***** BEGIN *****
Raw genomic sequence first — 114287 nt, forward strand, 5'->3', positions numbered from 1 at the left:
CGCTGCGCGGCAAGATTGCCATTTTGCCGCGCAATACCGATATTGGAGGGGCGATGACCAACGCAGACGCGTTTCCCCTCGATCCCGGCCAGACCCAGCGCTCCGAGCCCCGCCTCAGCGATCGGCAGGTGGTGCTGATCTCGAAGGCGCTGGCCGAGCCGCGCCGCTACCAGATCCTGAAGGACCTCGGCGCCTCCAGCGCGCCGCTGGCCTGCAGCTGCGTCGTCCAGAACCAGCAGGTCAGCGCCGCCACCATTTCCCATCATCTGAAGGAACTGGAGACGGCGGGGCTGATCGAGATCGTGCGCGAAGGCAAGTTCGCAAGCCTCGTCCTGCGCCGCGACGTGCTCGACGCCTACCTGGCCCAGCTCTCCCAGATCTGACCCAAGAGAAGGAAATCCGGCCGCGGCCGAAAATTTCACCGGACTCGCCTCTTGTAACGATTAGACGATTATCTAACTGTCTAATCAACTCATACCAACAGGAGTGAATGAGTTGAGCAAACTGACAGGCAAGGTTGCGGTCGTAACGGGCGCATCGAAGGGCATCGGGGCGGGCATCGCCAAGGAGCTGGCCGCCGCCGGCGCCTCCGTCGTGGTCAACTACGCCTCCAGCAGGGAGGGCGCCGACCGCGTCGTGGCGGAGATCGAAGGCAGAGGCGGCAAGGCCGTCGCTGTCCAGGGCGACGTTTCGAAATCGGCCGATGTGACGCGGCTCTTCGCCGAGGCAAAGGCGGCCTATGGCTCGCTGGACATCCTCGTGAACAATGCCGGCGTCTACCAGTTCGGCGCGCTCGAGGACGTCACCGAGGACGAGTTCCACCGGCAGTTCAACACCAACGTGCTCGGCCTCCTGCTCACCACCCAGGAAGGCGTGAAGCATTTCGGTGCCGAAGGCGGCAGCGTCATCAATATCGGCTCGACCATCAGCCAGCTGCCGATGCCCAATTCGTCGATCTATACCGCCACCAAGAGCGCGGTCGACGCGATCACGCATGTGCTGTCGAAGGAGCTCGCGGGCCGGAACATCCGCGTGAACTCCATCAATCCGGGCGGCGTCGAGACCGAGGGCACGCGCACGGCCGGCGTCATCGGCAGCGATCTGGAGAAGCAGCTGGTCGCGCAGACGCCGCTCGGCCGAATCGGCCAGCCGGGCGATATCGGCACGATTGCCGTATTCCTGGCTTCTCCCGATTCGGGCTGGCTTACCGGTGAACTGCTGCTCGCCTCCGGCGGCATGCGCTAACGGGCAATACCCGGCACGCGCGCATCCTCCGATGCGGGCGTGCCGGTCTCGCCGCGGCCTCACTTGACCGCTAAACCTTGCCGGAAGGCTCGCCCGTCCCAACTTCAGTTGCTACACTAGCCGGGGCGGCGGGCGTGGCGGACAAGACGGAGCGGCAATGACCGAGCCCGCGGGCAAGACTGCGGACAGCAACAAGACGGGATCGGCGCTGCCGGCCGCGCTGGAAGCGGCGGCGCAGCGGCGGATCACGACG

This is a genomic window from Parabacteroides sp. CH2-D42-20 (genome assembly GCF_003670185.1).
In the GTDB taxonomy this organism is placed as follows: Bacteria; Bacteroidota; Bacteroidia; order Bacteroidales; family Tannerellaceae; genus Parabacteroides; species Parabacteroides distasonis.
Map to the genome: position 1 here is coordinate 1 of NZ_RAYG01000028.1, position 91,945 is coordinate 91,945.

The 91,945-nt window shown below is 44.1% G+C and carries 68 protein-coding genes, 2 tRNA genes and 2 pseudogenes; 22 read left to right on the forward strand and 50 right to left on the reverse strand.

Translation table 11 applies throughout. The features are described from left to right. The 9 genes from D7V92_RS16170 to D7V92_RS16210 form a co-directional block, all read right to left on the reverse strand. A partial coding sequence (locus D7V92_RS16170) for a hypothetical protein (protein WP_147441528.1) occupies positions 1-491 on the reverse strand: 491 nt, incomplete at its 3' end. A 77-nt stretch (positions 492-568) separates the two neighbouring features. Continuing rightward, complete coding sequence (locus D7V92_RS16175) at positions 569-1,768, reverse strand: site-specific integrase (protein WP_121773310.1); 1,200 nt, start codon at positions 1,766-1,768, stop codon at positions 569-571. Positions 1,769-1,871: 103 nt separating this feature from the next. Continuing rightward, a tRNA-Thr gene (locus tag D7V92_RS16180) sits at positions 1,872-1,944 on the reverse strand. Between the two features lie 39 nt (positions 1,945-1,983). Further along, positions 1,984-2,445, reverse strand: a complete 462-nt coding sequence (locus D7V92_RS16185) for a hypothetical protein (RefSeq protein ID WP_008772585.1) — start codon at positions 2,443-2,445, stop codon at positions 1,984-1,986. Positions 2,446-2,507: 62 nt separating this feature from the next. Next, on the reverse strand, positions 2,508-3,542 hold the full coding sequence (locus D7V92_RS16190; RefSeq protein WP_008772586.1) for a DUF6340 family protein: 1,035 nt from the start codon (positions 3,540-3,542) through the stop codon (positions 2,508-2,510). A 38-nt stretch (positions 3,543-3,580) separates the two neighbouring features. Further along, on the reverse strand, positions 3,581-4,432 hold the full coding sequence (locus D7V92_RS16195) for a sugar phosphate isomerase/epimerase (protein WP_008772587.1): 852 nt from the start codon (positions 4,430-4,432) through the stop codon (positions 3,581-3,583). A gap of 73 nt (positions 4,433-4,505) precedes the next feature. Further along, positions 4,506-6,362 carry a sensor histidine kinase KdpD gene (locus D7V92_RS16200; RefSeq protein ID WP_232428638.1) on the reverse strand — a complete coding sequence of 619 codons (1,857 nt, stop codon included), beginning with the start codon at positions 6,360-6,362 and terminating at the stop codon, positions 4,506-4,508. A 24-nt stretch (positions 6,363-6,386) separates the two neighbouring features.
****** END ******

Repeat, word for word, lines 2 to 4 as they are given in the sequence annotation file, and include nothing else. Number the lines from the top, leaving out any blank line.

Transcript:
CGCTGCGCGGCAAGATTGCCATTTTGCCGCGCAATACCGATATTGGAGGGGCGATGACCAACGCAGACGCGTTTCCCCTCGATCCCGGCCAGACCCAGCGCTCCGAGCCCCGCCTCAGCGATCGGCAGGTGGTGCTGATCTCGAAGGCGCTGGCCGAGCCGCGCCGCTACCAGATCCTGAAGGACCTCGGCGCCTCCAGCGCGCCGCTGGCCTGCAGCTGCGTCGTCCAGAACCAGCAGGTCAGCGCCGCCACCATTTCCCATCATCTGAAGGAACTGGAGACGGCGGGGCTGATCGAGATCGTGCGCGAAGGCAAGTTCGCAAGCCTCGTCCTGCGCCGCGACGTGCTCGACGCCTACCTGGCCCAGCTCTCCCAGATCTGACCCAAGAGAAGGAAATCCGGCCGCGGCCGAAAATTTCACCGGACTCGCCTCTTGTAACGATTAGACGATTATCTAACTGTCTAATCAACTCATACCAACAGGAGTGAATGAGTTGAGCAAACTGACAGGCAAGGTTGCGGTCGTAACGGGCGCATCGAAGGGCATCGGGGCGGGCATCGCCAAGGAGCTGGCCGCCGCCGGCGCCTCCGTCGTGGTCAACTACGCCTCCAGCAGGGAGGGCGCCGACCGCGTCGTGGCGGAGATCGAAGGCAGAGGCGGCAAGGCCGTCGCTGTCCAGGGCGACGTTTCGAAATCGGCCGATGTGACGCGGCTCTTCGCCGAGGCAAAGGCGGCCTATGGCTCGCTGGACATCCTCGTGAACAATGCCGGCGTCTACCAGTTCGGCGCGCTCGAGGACGTCACCGAGGACGAGTTCCACCGGCAGTTCAACACCAACGTGCTCGGCCTCCTGCTCACCACCCAGGAAGGCGTGAAGCATTTCGGTGCCGAAGGCGGCAGCGTCATCAATATCGGCTCGACCATCAGCCAGCTGCCGATGCCCAATTCGTCGATCTATACCGCCACCAAGAGCGCGGTCGACGCGATCACGCATGTGCTGTCGAAGGAGCTCGCGGGCCGGAACATCCGCGTGAACTCCATCAATCCGGGCGGCGTCGAGACCGAGGGCACGCGCACGGCCGGCGTCATCGGCAGCGATCTGGAGAAGCAGCTGGTCGCGCAGACGCCGCTCGGCCGAATCGGCCAGCCGGGCGATATCGGCACGATTGCCGTATTCCTGGCTTCTCCCGATTCGGGCTGGCTTACCGGTGAACTGCTGCTCGCCTCCGGCGGCATGCGCTAACGGGCAATACCCGGCACGCGCGCATCCTCCGATGCGGGCGTGCCGGTCTCGCCGCGGCCTCACTTGACCGCTAAACCTTGCCGGAAGGCTCGCCCGTCCCAACTTCAGTTGCTACACTAGCCGGGGCGGCGGGCGTGGCGGACAAGACGGAGCGGCAATGACCGAGCCCGCGGGCAAGACTGCGGACAGCAACAAGACGGGATCGGCGCTGCCGGCCGCGCTGGAAGCGGCGGCGCAGCGGCGGATCACGACG

This is a genomic window from Parabacteroides sp. CH2-D42-20 (genome assembly GCF_003670185.1).
In the GTDB taxonomy this organism is placed as follows: Bacteria; Bacteroidota; Bacteroidia; order Bacteroidales; family Tannerellaceae; genus Parabacteroides; species Parabacteroides distasonis.